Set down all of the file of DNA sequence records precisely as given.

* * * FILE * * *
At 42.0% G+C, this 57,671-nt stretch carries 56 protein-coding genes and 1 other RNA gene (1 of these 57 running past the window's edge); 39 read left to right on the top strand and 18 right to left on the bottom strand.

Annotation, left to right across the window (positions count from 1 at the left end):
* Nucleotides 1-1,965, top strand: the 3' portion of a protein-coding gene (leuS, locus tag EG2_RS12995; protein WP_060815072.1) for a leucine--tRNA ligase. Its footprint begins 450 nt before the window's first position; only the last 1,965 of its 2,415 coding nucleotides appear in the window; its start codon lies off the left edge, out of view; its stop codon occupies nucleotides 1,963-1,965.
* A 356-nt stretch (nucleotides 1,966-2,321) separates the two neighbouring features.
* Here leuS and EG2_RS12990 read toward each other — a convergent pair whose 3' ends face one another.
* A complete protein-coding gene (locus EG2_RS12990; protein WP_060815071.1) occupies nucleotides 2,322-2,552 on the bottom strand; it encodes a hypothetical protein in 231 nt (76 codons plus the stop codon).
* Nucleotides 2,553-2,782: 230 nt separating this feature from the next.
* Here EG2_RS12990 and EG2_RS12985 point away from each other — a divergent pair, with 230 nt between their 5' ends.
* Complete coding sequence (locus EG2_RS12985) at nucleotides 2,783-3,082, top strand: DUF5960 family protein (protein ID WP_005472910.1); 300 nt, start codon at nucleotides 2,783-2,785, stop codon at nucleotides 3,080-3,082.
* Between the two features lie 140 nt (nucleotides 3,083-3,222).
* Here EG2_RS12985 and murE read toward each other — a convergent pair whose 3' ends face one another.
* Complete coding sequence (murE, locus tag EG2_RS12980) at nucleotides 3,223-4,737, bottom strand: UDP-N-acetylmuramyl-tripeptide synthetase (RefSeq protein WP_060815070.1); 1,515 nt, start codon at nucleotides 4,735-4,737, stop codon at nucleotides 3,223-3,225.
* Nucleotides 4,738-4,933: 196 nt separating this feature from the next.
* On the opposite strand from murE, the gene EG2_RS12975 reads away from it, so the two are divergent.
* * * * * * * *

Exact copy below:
At 42.0% G+C, this 57,671-nt stretch carries 56 protein-coding genes and 1 other RNA gene (1 of these 57 running past the window's edge); 39 read left to right on the top strand and 18 right to left on the bottom strand.

Annotation, left to right across the window (positions count from 1 at the left end):
* Nucleotides 1-1,965, top strand: the 3' portion of a protein-coding gene (leuS, locus tag EG2_RS12995; protein WP_060815072.1) for a leucine--tRNA ligase. Its footprint begins 450 nt before the window's first position; only the last 1,965 of its 2,415 coding nucleotides appear in the window; its start codon lies off the left edge, out of view; its stop codon occupies nucleotides 1,963-1,965.
* A 356-nt stretch (nucleotides 1,966-2,321) separates the two neighbouring features.
* Here leuS and EG2_RS12990 read toward each other — a convergent pair whose 3' ends face one another.
* A complete protein-coding gene (locus EG2_RS12990; protein WP_060815071.1) occupies nucleotides 2,322-2,552 on the bottom strand; it encodes a hypothetical protein in 231 nt (76 codons plus the stop codon).
* Nucleotides 2,553-2,782: 230 nt separating this feature from the next.
* Here EG2_RS12990 and EG2_RS12985 point away from each other — a divergent pair, with 230 nt between their 5' ends.
* Complete coding sequence (locus EG2_RS12985) at nucleotides 2,783-3,082, top strand: DUF5960 family protein (protein ID WP_005472910.1); 300 nt, start codon at nucleotides 2,783-2,785, stop codon at nucleotides 3,080-3,082.
* Between the two features lie 140 nt (nucleotides 3,083-3,222).
* Here EG2_RS12985 and murE read toward each other — a convergent pair whose 3' ends face one another.
* Complete coding sequence (murE, locus tag EG2_RS12980) at nucleotides 3,223-4,737, bottom strand: UDP-N-acetylmuramyl-tripeptide synthetase (RefSeq protein WP_060815070.1); 1,515 nt, start codon at nucleotides 4,735-4,737, stop codon at nucleotides 3,223-3,225.
* Nucleotides 4,738-4,933: 196 nt separating this feature from the next.
* On the opposite strand from murE, the gene EG2_RS12975 reads away from it, so the two are divergent.